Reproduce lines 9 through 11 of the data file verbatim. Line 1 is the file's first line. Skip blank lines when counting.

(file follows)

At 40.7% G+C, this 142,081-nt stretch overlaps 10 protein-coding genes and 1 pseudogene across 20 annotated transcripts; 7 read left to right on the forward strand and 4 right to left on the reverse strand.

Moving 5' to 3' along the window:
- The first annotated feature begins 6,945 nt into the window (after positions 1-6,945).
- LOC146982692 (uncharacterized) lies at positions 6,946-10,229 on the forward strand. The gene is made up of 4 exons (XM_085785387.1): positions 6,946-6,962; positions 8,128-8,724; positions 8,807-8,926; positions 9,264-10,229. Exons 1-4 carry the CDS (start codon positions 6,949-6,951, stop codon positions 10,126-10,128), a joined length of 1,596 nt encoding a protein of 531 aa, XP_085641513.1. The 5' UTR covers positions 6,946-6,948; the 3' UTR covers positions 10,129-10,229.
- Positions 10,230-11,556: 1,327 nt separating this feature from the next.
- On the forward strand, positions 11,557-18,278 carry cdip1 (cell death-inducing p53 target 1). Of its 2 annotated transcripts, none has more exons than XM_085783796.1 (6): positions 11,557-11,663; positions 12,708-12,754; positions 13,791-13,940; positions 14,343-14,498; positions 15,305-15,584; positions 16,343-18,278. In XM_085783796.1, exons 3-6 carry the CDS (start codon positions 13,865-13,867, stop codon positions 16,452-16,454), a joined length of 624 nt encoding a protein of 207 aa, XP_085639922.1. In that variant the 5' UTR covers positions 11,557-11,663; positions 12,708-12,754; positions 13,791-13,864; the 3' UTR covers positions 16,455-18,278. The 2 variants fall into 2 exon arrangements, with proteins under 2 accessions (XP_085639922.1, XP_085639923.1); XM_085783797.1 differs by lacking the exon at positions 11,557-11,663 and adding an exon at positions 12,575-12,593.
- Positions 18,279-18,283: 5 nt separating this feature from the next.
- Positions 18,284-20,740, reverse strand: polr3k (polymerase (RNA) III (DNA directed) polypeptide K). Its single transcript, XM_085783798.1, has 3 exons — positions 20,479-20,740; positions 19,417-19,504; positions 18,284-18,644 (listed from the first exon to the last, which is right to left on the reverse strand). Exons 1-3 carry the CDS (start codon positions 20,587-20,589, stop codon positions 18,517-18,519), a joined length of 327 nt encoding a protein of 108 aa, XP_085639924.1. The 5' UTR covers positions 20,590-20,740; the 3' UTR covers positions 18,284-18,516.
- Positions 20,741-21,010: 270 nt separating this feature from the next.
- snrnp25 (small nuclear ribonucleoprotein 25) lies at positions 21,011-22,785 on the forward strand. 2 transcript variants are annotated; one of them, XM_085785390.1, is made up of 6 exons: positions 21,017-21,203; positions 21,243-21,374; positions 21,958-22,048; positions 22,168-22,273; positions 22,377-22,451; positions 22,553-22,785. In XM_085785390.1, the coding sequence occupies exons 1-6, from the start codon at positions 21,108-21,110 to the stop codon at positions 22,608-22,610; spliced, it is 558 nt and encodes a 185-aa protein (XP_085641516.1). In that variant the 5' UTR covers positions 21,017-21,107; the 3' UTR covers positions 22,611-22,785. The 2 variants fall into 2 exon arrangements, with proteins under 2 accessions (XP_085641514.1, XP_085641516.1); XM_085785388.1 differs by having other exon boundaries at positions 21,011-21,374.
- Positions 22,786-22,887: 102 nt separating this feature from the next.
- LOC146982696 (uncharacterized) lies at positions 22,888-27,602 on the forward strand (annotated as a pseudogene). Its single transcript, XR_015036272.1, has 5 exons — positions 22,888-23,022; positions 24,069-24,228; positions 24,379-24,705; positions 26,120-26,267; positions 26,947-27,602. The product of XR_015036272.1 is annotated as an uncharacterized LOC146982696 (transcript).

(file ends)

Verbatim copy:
- Positions 20,741-21,010: 270 nt separating this feature from the next.
- snrnp25 (small nuclear ribonucleoprotein 25) lies at positions 21,011-22,785 on the forward strand. 2 transcript variants are annotated; one of them, XM_085785390.1, is made up of 6 exons: positions 21,017-21,203; positions 21,243-21,374; positions 21,958-22,048; positions 22,168-22,273; positions 22,377-22,451; positions 22,553-22,785. In XM_085785390.1, the coding sequence occupies exons 1-6, from the start codon at positions 21,108-21,110 to the stop codon at positions 22,608-22,610; spliced, it is 558 nt and encodes a 185-aa protein (XP_085641516.1). In that variant the 5' UTR covers positions 21,017-21,107; the 3' UTR covers positions 22,611-22,785. The 2 variants fall into 2 exon arrangements, with proteins under 2 accessions (XP_085641514.1, XP_085641516.1); XM_085785388.1 differs by having other exon boundaries at positions 21,011-21,374.
- Positions 22,786-22,887: 102 nt separating this feature from the next.